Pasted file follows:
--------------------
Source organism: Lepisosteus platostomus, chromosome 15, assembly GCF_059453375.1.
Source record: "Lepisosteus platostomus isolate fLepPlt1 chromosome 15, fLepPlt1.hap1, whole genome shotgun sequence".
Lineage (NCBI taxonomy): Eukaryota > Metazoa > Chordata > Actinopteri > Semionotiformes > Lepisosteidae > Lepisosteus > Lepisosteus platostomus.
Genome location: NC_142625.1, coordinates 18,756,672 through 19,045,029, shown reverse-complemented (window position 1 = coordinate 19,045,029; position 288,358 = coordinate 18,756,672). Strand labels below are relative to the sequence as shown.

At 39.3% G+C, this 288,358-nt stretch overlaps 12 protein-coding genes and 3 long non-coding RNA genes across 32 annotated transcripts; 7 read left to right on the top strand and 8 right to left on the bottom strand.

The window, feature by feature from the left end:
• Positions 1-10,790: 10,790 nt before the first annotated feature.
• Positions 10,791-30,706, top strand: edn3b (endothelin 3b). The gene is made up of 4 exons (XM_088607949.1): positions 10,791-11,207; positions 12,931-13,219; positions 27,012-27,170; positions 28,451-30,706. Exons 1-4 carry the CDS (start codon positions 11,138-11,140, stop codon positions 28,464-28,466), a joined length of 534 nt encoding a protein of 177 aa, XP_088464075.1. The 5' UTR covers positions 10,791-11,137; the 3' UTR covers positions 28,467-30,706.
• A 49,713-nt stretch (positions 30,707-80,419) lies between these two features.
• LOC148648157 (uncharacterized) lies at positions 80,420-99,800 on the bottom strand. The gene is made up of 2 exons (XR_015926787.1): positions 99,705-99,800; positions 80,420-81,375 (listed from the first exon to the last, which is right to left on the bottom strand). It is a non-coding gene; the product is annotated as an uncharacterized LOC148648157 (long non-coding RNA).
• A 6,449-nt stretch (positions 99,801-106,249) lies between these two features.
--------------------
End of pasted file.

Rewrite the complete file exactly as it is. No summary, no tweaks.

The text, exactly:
Source organism: Lepisosteus platostomus, chromosome 15, assembly GCF_059453375.1.
Source record: "Lepisosteus platostomus isolate fLepPlt1 chromosome 15, fLepPlt1.hap1, whole genome shotgun sequence".
Lineage (NCBI taxonomy): Eukaryota > Metazoa > Chordata > Actinopteri > Semionotiformes > Lepisosteidae > Lepisosteus > Lepisosteus platostomus.
Genome location: NC_142625.1, coordinates 18,756,672 through 19,045,029, shown reverse-complemented (window position 1 = coordinate 19,045,029; position 288,358 = coordinate 18,756,672). Strand labels below are relative to the sequence as shown.

At 39.3% G+C, this 288,358-nt stretch overlaps 12 protein-coding genes and 3 long non-coding RNA genes across 32 annotated transcripts; 7 read left to right on the top strand and 8 right to left on the bottom strand.

The window, feature by feature from the left end:
• Positions 1-10,790: 10,790 nt before the first annotated feature.
• Positions 10,791-30,706, top strand: edn3b (endothelin 3b). The gene is made up of 4 exons (XM_088607949.1): positions 10,791-11,207; positions 12,931-13,219; positions 27,012-27,170; positions 28,451-30,706. Exons 1-4 carry the CDS (start codon positions 11,138-11,140, stop codon positions 28,464-28,466), a joined length of 534 nt encoding a protein of 177 aa, XP_088464075.1. The 5' UTR covers positions 10,791-11,137; the 3' UTR covers positions 28,467-30,706.
• A 49,713-nt stretch (positions 30,707-80,419) lies between these two features.
• LOC148648157 (uncharacterized) lies at positions 80,420-99,800 on the bottom strand. The gene is made up of 2 exons (XR_015926787.1): positions 99,705-99,800; positions 80,420-81,375 (listed from the first exon to the last, which is right to left on the bottom strand). It is a non-coding gene; the product is annotated as an uncharacterized LOC148648157 (long non-coding RNA).
• A 6,449-nt stretch (positions 99,801-106,249) lies between these two features.